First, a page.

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Vladimir Putin has announced a state of emergency in the region around the Arctic city of Norilsk after a massive fuel leak left two rivers with a bloody red tinge.
At least 21,000 tonnes of diesel is understood to have leaked from a local power plant on Friday. Initial reports suggested a car had crashed into one of the plant’s storage towers, but it transpired the tower first decompressed and then ruptured, resulting in a fire and further spillage. Remarkably, news of the accident took several days to reach the authorities.
Over two increasingly desperate days, officials in the power plant tried to deal with the problem themselves. By the time things were eventually referred higher up the chain, and Mr Putin was informed, over 100,000sq metres of land had been affected.
Russia’s longtime leader made his displeasure known on Wednesday afternoon in a video audience with Aleksandr Uss, the local governor. In a short dispatch, Mr Uss insisted he too had only found out about the disaster from social media, but promised to resolve the situation within two weeks. ”Report over,” the official concluded.
“What do you mean, report over?” said Mr Putin, cutting off his governor as he attempted to respond. “What are you going to do about it? You’re the governor aren’t you?”
Later on Wednesday, the general prosecutor’s office announced it would be opening a criminal case on two counts: damage to land and water and violating environmental protection rules. The manager of the power plant has also been arrested.
Ivan Blokov, campaign director at Greenpeace Russia, described the situation in Norilsk as “very, very bad”, and compared it to some of the world’s worst fuel leaks.
“We are talking about half the damage caused by the Exxon Valdez disaster of 1989,” he said.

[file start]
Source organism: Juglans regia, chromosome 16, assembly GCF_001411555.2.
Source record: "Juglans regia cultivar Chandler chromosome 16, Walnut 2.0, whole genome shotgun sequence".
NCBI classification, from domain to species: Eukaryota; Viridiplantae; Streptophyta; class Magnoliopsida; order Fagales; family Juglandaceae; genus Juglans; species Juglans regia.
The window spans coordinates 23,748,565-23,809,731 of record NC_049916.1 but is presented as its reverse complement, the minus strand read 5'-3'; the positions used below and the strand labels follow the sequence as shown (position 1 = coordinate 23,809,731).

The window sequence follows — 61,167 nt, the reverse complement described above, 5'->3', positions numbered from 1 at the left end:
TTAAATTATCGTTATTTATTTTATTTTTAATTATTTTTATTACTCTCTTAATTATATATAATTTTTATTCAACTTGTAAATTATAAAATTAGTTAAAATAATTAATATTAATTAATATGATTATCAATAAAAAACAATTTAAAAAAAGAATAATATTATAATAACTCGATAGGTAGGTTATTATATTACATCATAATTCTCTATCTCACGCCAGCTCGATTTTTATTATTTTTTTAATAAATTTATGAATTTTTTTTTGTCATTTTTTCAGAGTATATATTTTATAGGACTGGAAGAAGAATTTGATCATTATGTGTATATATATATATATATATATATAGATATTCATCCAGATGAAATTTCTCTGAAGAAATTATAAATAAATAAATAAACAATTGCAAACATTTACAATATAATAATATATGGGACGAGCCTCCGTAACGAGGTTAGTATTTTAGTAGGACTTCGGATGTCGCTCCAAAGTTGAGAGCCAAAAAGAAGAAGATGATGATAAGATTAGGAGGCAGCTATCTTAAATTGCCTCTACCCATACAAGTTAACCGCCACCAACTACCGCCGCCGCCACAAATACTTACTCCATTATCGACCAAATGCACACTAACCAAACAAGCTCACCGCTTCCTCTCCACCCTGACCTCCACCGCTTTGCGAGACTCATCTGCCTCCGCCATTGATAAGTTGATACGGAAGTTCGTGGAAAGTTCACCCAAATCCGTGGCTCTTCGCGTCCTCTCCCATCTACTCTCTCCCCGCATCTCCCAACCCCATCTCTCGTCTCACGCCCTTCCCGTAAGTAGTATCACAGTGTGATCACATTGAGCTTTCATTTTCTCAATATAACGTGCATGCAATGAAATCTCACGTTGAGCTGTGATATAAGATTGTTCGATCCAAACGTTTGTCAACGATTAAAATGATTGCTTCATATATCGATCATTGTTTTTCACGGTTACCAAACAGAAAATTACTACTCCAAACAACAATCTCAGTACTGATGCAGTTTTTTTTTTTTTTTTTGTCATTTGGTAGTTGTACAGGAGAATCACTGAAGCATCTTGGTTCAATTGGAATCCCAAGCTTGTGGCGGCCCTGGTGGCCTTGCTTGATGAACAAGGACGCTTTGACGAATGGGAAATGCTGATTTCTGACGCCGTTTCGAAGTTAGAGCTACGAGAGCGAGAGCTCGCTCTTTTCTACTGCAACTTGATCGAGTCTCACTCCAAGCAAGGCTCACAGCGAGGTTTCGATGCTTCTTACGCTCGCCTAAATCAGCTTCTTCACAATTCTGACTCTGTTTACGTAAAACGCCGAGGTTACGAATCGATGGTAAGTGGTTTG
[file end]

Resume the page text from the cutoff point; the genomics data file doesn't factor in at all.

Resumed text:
Norilsk, an isolated nickel-mining hub in the far north of Russia, is already well known for its environmental problems. Until very recently the city of 180,000 inhabitants was considered the most polluted in Russia. Dirty water and foul rivers are certainly not a new phenomenon. But the scale of this leak is set to leave another scar on the local environment for many generations to come.
“It will take a lot of effort and several billions of roubles to clean things up,” Mr Blokov said. “The rivers will be polluted and you can expect anything to grow in the contaminated areas for decades, perhaps hundreds of years.”
Officials have yet to present a clear plan about how they intend to deal with the problem. In his painful conversation with Mr Putin, governor Uss said authorities might be left with no choice but to burn the fuel – an idea with obvious and concerning climatic consequences. He admitted the idea had not been tried before and there was no guarantee of success.
More senior government officials later played down such a prospect. Dmitry Kobylkin, Russia’s resources and environment minister, said he “didn’t understand” the logic of burning huge quantities of fuel in an Arctic region: “A huge fire over a huge area, with a huge quantity of fuel is a huge problem.”
Greenpeace’s Blokov said Mr Uss’s alarming comments demonstrated the extent to which the problem had got out of hand. The immediate task was stopping the leak, he added, only then could emergency teams think about next steps. In an “ideal world”, that would be to pump and separate the contaminated water, but how possible that was “no one knows”.
”It’s one of those cases that there is no obvious good solution,” he said.